by Anura Guruge
Click to ENLARGE. The ad that has been appearing in “The Baysider” for the last couple of months. Use link below to access “The Baysider”. The ad., in that issue, is on the back page, i.e., page A 14.
Click here to access the Thursday, April 2, 2015 issue of “The Baysider”.
Ad is on page A 14.
Click to ENLARGE and read here. Use link below to access original.
Click here to access “Houses of Names”.
Dr. Dennis Badman is more than likely a good man, probably a good doctor too. I do not know him from Adam. I have just noticed his (rather large) Ad. in “The Baysider” over the last couple of weeks. His name, in addition to cracking me up each and every time I see it, also intrigued me. Names fascinate me — as you would expect from one who wrote a book analyzing names.
I also love it when people go onto do things ‘despite’ their name. It can’t have been much fun growing up a ‘Badman’ — though, in a perverse way, one might have been able to exploit it. There are some advantages to be known as a ‘Badman’.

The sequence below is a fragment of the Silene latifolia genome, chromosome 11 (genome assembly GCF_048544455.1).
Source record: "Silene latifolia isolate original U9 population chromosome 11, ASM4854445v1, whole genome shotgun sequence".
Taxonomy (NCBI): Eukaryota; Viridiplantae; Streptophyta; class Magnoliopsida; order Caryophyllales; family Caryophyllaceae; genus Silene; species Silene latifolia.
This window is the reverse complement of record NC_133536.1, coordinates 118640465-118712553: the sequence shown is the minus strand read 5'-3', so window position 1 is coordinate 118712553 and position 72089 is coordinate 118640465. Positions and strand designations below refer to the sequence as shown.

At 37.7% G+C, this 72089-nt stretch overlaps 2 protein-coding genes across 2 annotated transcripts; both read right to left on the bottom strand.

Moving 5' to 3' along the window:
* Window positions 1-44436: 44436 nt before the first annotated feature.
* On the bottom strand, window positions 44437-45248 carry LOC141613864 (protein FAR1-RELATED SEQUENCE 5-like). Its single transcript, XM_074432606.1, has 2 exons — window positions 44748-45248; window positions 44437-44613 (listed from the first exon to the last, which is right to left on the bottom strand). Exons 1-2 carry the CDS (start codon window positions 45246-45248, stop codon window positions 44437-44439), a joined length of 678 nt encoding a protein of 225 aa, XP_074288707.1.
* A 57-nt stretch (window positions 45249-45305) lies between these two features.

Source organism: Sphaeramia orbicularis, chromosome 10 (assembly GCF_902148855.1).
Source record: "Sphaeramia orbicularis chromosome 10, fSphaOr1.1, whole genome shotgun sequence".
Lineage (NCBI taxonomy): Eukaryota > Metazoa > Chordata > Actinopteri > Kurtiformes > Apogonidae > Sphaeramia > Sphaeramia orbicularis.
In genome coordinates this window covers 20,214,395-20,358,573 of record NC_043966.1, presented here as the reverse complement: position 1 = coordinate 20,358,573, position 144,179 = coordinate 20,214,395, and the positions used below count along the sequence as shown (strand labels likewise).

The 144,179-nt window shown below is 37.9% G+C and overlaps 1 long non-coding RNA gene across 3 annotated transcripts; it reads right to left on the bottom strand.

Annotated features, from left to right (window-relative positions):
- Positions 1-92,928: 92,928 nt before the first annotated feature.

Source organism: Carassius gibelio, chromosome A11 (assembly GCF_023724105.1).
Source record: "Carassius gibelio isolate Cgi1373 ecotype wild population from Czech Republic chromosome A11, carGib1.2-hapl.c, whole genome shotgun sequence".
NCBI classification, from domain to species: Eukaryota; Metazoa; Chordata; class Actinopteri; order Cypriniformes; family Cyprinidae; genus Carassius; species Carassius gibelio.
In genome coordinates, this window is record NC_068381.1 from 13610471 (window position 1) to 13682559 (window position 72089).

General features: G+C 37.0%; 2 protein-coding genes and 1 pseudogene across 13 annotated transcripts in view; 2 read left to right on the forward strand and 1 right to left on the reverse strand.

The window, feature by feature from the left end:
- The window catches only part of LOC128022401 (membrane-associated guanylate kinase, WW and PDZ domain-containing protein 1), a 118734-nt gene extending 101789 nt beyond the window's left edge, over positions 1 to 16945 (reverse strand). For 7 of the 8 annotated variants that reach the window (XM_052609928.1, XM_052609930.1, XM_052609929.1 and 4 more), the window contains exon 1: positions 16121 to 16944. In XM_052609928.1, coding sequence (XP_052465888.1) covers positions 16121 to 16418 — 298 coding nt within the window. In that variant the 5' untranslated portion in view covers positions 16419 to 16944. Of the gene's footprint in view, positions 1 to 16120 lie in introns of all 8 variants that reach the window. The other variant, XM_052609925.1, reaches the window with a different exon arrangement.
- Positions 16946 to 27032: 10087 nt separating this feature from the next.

I have been meaning to do a study of ‘famous’ people with ‘difficult’ names. And Dr. Badman has now given me the impetus.
Without even looking it up, given my familiarity with names, I had an inkling that ‘Badman’ had Germanic roots. I was right. It is ‘Anglo-Saxon‘ and Anglo-Saxons, by and large, where Germanic tribes that migrated to the British isles when the Romans left.
The ‘bat’, for ‘boat’ part is new to me. [Which reminds me. Teischan asked me the other day why ‘cricket’ is called as such. I was mortified that I had NO clue. Appear it comes from ‘crook’, the original bats used many centuries ago].
So Dr. Badman could have been Dr. Batman — which might have been even neater.
Then just this morning I made another connection. Sir Donald Bradman, a physically diminutive (i.e., 5′ 7″) Australian, is the most legendary of cricketers. ‘Bradman’ — ‘Badman’ with an ‘r’. Did his family insert the ‘r’ to avoid being bad men?
Click to access Wikipedia entry for the great man, who ended up with an UNBELIEVABLE and unmatched Test batting average of 99.94 — when one of 40 is considered exception and only a very few these days have one greater than 50.